AJ Gallant looks like a mean son-of-a-bitch. It's partly his barrel chest, his hefty arms, dotted with tribal tattoos, and the long ponytail pulled taut, leaving the shaved sides of his head exposed, but it's his eyes that do the trick. Their near-bloodshot, glossed-over gaze when opened wide – and they almost always are – is frightening.

This trait is a good thing to have in the professional wrestling business, and the 36-year-old Gallant uses it well. He spent years wrestling under the name "Viper" before stepping out of the ring due to an injury. But in August 2004, after a few years as a guitarist for local band Blindfold, he stepped back into pro wrestling – this time opening Federation X Entertainment, a school in Orlando for would-be wrestlers who wanted to learn the sport, or the show or … what is professional wrestling exactly?

For Gallant, it's old-fashioned storytelling, though not in the traditional sense. Body slams and hip throws populate these stories, where good guys and bad guys battle it out because there's history – a bad guy dissed a good guy or one wrestler mouthed off to another – and a need for retribution. This is wrestling as masculine soap opera.

Gallant's school is a full-sized ring in a garage bay sandwiched in a row of industrial buildings off Orange Avenue. Exposed beams make up the nearly 20-foot-high ceiling, and the floor is chipped concrete.

Tonight, a Wednesday, Gallant is standing outside the garage watching 10 students warm up. Larry Brannon, president of operations for FXE (Gallant is the CEO) and known in wrestling circles as Vito DeNucci, is making sure the 10 finish a final set of 50 squats, 25 push-ups, 25 sit-ups and 25 jumping jacks. Brannon, sporting a Chicago White Sox hat, banters with Tom Lawlor, a 22-year-old who recently graduated from UCF, where he won three straight National Collegiate Wrestling Association titles.

"Are those jumping jacks?" Brannon asks as Lawlor swings his arms in the air.

"Go Astros," Lawlor replies, a reference to the World Series between the White Sox and the Astros.

Brannon laughs. "Go Astros? Fuck you."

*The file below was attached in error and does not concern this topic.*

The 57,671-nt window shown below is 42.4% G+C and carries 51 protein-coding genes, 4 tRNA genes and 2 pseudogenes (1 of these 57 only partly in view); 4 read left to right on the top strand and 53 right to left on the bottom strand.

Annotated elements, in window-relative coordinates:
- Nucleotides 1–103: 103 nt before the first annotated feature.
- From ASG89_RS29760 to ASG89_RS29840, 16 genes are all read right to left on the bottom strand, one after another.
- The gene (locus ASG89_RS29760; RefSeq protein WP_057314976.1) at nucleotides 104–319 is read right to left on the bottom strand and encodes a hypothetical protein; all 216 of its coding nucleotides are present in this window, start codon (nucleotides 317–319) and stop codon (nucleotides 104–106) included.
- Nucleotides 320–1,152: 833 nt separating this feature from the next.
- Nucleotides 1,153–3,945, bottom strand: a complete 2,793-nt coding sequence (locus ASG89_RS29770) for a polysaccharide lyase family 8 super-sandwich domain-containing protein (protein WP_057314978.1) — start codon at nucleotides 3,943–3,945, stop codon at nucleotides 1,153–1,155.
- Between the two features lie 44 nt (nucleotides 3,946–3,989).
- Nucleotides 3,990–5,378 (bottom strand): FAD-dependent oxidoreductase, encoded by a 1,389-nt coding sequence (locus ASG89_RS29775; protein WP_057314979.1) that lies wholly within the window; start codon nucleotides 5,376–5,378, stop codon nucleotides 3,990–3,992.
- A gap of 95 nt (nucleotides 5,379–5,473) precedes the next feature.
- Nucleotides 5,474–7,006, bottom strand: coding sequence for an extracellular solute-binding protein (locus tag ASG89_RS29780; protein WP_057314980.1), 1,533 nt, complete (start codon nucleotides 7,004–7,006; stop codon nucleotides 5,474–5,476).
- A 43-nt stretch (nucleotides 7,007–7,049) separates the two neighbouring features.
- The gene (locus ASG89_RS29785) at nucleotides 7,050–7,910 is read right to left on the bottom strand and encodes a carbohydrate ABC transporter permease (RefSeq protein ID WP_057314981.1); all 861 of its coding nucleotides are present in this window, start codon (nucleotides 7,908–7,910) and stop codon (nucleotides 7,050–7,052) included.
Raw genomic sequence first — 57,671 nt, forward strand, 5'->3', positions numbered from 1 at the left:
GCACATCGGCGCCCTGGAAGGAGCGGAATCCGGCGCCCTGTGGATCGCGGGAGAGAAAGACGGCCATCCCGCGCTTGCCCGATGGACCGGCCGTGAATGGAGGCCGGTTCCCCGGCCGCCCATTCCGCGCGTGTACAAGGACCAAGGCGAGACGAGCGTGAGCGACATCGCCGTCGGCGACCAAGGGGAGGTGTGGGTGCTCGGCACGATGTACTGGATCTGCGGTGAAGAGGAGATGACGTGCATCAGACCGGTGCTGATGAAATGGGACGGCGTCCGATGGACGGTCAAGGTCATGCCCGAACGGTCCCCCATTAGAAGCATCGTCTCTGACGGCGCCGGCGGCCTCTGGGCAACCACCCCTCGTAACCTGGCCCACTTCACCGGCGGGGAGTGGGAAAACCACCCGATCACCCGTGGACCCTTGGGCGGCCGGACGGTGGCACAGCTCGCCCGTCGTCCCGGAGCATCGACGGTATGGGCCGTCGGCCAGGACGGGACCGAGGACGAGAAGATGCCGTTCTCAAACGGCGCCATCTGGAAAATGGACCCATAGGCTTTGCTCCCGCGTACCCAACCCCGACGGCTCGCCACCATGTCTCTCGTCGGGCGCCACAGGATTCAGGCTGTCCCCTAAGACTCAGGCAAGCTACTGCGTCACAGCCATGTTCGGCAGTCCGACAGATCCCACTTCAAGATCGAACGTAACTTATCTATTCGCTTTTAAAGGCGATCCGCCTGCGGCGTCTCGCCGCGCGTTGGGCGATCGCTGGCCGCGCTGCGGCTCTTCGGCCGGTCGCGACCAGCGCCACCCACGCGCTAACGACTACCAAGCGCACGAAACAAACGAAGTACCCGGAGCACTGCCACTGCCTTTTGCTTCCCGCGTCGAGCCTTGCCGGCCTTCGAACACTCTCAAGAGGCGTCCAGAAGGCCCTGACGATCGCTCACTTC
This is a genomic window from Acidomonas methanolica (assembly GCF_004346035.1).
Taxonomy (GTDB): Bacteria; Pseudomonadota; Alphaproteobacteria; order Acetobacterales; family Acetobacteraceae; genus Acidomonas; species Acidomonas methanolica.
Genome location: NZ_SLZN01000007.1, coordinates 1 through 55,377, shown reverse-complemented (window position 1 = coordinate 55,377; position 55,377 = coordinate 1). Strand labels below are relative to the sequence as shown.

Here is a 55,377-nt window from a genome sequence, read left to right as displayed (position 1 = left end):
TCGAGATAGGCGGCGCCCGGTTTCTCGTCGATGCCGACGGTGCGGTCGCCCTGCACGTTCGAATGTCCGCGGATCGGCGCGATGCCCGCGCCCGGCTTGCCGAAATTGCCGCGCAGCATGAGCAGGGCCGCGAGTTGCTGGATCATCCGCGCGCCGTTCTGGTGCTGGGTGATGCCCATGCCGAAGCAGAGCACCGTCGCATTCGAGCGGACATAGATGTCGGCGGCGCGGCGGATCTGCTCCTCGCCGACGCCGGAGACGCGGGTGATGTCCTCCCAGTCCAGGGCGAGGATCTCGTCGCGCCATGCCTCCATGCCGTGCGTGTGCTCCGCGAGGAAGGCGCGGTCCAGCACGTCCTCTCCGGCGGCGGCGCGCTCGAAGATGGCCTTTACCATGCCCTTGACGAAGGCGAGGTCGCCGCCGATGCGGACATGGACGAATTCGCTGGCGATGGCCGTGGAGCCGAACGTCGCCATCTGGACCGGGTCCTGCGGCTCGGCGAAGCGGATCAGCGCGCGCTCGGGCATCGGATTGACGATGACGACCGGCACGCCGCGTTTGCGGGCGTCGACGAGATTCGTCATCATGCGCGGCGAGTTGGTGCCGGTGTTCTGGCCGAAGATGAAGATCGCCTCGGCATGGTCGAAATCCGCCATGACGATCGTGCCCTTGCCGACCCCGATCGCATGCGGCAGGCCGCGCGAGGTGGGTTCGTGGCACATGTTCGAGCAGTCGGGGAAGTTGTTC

The group filters into the garage, and two by two they step into the ring for drills. Right away it's loud. The concrete floor has a little give to it, but it also makes a crashing sound with every footstep, like a fat guy running across an old hardwood floor. Pairs of wrestlers start by taking a "bump," which means throwing yourself backward onto the ring floor while getting hit with a forearm. The technique is in the fall, not the hit, and wrestlers often practice taking bumps without anyone ever touching them. Throughout the night, students crouch in the ring and then throw themselves backward, landing flat on their backs with legs in the air.

The paired wrestlers have a set routine for the bumping drill. Lawlor and Nikki Ford – one of two female students – step into the ring. Ford throws Lawlor across the ring and into the corner. Lawlor feigns pain and struggles to stay standing while Ford bounces around the ring. She finally slingshots herself off the ropes toward Lawlor, but he has recovered (miraculous!) and throws a forearm at her shoulder. She flies back onto the mat. BANG! Lawlor picks her up by the hair and wipes his nose with disgust. The students outside the ring boo. Someone yells, "You know, they've got roofies for that!"

There are a few laughs, but Lawlor isn't fazed. In this drill he's the bad guy, or the "heel" in wrestling terms, and Ford is the good guy, or "baby face." Lawlor looks at the crowd of other students and snarls. He licks his lips, then throws Ford around the ring.